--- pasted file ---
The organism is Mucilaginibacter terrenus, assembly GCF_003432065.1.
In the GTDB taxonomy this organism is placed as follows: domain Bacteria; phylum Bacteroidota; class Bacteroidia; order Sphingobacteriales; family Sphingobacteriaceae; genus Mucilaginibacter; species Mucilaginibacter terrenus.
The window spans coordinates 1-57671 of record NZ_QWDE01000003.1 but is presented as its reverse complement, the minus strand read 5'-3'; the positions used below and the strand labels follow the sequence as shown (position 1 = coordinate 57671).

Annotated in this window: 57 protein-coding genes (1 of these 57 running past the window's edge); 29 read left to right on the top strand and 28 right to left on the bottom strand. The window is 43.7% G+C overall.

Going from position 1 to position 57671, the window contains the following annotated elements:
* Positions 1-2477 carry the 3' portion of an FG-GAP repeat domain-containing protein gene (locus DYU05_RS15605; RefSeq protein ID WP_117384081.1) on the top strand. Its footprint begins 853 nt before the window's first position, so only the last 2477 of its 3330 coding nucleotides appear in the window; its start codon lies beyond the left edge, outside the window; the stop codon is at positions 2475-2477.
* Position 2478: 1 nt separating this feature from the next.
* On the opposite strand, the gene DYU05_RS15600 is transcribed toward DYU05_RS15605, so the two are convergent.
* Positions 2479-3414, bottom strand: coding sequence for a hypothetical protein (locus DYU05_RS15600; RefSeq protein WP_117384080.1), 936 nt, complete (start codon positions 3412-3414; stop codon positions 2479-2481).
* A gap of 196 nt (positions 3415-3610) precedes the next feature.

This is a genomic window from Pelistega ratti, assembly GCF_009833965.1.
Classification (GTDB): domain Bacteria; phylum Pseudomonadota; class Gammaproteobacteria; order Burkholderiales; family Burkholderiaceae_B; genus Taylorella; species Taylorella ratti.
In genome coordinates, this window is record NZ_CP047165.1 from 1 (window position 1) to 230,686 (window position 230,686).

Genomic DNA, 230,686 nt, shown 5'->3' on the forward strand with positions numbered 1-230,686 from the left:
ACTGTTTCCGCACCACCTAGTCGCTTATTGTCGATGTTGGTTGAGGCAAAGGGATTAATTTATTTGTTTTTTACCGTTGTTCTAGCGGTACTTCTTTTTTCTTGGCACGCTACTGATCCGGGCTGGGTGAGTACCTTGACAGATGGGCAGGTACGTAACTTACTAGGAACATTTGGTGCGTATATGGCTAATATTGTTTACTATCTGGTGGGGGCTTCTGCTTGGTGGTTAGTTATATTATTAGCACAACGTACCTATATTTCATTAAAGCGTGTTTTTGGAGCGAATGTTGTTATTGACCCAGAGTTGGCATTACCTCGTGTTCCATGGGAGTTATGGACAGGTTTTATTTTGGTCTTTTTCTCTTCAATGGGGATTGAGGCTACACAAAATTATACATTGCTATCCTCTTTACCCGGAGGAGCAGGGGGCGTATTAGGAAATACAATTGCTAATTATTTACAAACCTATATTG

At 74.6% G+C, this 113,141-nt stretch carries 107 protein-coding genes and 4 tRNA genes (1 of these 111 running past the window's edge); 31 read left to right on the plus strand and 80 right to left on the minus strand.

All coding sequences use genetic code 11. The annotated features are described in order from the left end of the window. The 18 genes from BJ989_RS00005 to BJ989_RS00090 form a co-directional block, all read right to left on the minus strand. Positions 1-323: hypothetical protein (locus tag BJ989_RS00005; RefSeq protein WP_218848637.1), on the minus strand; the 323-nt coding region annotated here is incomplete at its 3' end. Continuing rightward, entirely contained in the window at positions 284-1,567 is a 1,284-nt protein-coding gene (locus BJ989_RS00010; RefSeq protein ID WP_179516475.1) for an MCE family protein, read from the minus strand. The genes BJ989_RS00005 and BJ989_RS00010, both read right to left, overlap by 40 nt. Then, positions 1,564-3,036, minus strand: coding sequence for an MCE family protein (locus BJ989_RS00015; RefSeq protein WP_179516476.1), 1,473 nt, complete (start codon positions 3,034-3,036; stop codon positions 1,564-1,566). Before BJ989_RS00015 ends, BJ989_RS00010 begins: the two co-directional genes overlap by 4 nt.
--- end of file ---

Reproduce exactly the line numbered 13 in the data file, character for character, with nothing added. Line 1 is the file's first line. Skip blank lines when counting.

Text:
In genome coordinates, this window is record NZ_CP047165.1 from 1 (window position 1) to 230,686 (window position 230,686).